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Year: 2003

DVD (Hong Kong)
Region 3 NTSC
Mega Star / Media Asia
16x9 Anamorphic Widescreen
Cantonese Dolby Digital 5.1
Mandarin Dolby Digital 5.1
Mandarin DTS 5.1
Removable English and Chinese Subtitles

Director: Marco Mak Chi-Sin
Producer: Tsui Hark
Action: Ma Zhong-Xuan
Cast: Sang Wei-Lin, Zhao Zi-Zhon, Zhang Hong-Jun, Ni Jing-Yang, Teng Jun
The Skinny: The generic Rocky storyline of Xanda won't turn heads, but there is a refreshing low-budget feel to this action drama. The actors are neither impressive nor embarrassing, and the action can be a little over-edited. Still, this type of story has undeniable appeal, and the film can be decently watchable.
by Kozo:

     Tsui Hark produced this action drama, which utlizes a cast of unknowns and a rather non-photogenic Shenzen setting to tell a familiar genre tale. Sang Wei-Lin is Qiang, a champion wushu fighter from the country who decides to leave his small town roots and head for the big city. Eventually Qiang becomes a contestant in the fighting ring, where the big thing is Xanda. A relatively new martial art similar to Thai Kickboxing, Xanda is hip among the teeming Shenzen urbanites. Qiang originally doesn't intend to become a Xanda fighter, but a run-in with Xanda champ Zhao (Teng Jun) lands Qiang's buddy in the hospital. Qiang needs money to pay the medical bills, and Xanda pays well. The decision seems to be a total no-brainer.
     Sadly, the road to Xanda champion status is not as easy as Qiang would hope. Since he's already a rural wushu champ, Qiang has the not-unplausible notion that he should do okay. Sadly, Coach Tieh (Zhang Hong-Jun) of the local Xanda academy has no such faith in Qiang, and gives him menial, frustrating tasks instead of ass-kicking instruction. The meaning of all this seems somewhat Karate Kid-like, i.e. learn to pull weeds and soon you'll be owning in the ring. However, Qiang initially lacks that patience and Tieh lacks any of Pat Morita's cuddly disposition. Qiang eventually charges into competition instead of Tieh's son Lung (Zhao Zi-Long), which proves disastrous. Meanwhile, Qiang spars with a tough wannabe singer/barmaid named Ning (Li Jing-Yang), and somewhere underneath this generic exposition there's supposed to be some actual characters.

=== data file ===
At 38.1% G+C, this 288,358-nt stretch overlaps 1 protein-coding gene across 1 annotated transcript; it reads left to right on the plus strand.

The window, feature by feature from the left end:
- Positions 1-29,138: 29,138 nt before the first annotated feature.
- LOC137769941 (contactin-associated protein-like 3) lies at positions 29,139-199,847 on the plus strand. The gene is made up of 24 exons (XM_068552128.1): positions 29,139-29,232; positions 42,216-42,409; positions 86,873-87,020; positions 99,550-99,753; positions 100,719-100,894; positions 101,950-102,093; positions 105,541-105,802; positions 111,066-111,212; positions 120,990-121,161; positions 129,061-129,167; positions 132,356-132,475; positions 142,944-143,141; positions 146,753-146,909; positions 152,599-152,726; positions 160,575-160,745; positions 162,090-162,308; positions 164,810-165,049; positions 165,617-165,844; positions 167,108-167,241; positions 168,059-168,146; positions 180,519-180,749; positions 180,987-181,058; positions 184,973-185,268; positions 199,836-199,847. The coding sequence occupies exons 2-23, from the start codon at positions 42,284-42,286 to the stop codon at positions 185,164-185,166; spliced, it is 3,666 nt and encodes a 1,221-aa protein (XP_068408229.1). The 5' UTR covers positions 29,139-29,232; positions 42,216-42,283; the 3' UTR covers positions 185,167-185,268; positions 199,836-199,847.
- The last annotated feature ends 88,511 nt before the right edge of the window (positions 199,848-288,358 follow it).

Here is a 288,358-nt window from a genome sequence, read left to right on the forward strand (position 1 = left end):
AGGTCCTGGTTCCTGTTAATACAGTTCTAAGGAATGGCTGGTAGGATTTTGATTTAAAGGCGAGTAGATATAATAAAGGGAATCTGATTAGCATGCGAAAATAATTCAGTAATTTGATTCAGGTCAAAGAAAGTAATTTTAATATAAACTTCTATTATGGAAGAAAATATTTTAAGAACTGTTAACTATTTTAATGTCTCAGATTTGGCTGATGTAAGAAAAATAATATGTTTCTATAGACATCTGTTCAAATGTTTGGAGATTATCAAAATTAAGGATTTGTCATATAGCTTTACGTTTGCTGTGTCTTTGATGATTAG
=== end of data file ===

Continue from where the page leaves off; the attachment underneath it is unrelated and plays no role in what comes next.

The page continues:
Surprisingly, Xanda does seem to possess actual characters. While given to typical situations and types, the characters do appear to walk, talk, and interact like human beings would in the big, bad world. Everyone chases their dreams, but at the same time fears the committments that life requires. Among these potential committments are the obligatory relationships (Ning and Qiang fall in love but waver up until the final reel) and that pesky thing called perserverance of will. Qiang never competed in any championships since winning at wushu, and doesn't intend to sully his personal record. It's only because he needs the money that he jumps back into the ring, but what then? Will he continue to learn Xanda, challenge the champion, and prove that he's not afraid to lose? Hell, this is a sports movie—what do you think happens?
     When Xanda finally hits its final twenty minutes, we get genre clichés by the dozen. There's a training montage, an obligatory "going after the girl vs. going to the fight" conflict, and more obvious plot devices than can be easily explained. This shift is usually enough to kill most sports movies, and Xanda falls into that trap by bypassing many established conflicts for a quick montage of Qiang racing to the ring. Qiang and Tieh's personal issues seem to disappear, and Qiang apparently masters the mysteries of Xanda in virtually no time at all. Given the generous amount of attention paid to Qiang's initial foray into the world of Xanda, and his deepening relationship with Ning, the quick-fix montage can only seem too convenient.
     Still, Xanda possesses enough minor positives to make it potentially worthwhile. Besides the decent character development, the low-budget feel is refreshing, and even helps compensate for the overdone genre clichés. The actors (three of whom are actual Xanda professionals) are neither impressive nor embarrassing, and at the very least don't stop the film cold with their obvious acting inexperience. Plus, this type of Rocky story has undeniable built-in appeal. Who doesn't want to see someone rise up and take on the hunky champion? The fights can be a little over-edited, but they're staged with dramatic flair and good impact. Director and ace editor Marco Mak moves the film along efficiently, such that the unavoidable platitudes (Tsui Hark, who co-wrote the script, has never been incredibly subtle) and leaps of logic don't really register. Xanda is not a film for popstar chasers or those looking for the next Iron Monkey, but for what it is—a low budget Rocky clone with complete unknowns—it's really not that bad. (Kozo 2004)

image courtesy of Copyright 2002-2017 Ross Chen